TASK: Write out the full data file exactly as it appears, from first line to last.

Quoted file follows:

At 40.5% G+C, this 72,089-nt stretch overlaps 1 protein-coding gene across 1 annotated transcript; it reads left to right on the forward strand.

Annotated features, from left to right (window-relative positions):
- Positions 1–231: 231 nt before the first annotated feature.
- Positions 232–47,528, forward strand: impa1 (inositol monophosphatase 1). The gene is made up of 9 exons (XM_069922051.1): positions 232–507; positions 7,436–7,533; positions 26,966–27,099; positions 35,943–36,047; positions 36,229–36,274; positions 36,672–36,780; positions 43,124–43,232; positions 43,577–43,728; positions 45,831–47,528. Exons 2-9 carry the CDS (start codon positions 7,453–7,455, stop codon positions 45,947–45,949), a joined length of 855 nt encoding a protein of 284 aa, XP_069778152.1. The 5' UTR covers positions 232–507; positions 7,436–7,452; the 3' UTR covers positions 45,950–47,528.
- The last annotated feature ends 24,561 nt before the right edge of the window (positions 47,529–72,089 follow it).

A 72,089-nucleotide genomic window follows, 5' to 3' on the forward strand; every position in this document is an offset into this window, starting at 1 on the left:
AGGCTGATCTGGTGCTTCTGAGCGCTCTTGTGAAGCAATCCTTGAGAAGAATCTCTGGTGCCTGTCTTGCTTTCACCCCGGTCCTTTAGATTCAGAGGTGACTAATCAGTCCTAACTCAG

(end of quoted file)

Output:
At 40.5% G+C, this 72,089-nt stretch overlaps 1 protein-coding gene across 1 annotated transcript; it reads left to right on the forward strand.

Annotated features, from left to right (window-relative positions):
- Positions 1–231: 231 nt before the first annotated feature.
- Positions 232–47,528, forward strand: impa1 (inositol monophosphatase 1). The gene is made up of 9 exons (XM_069922051.1): positions 232–507; positions 7,436–7,533; positions 26,966–27,099; positions 35,943–36,047; positions 36,229–36,274; positions 36,672–36,780; positions 43,124–43,232; positions 43,577–43,728; positions 45,831–47,528. Exons 2-9 carry the CDS (start codon positions 7,453–7,455, stop codon positions 45,947–45,949), a joined length of 855 nt encoding a protein of 284 aa, XP_069778152.1. The 5' UTR covers positions 232–507; positions 7,436–7,452; the 3' UTR covers positions 45,950–47,528.
- The last annotated feature ends 24,561 nt before the right edge of the window (positions 47,529–72,089 follow it).

A 72,089-nucleotide genomic window follows, 5' to 3' on the forward strand; every position in this document is an offset into this window, starting at 1 on the left:
AGGCTGATCTGGTGCTTCTGAGCGCTCTTGTGAAGCAATCCTTGAGAAGAATCTCTGGTGCCTGTCTTGCTTTCACCCCGGTCCTTTAGATTCAGAGGTGACTAATCAGTCCTAACTCAG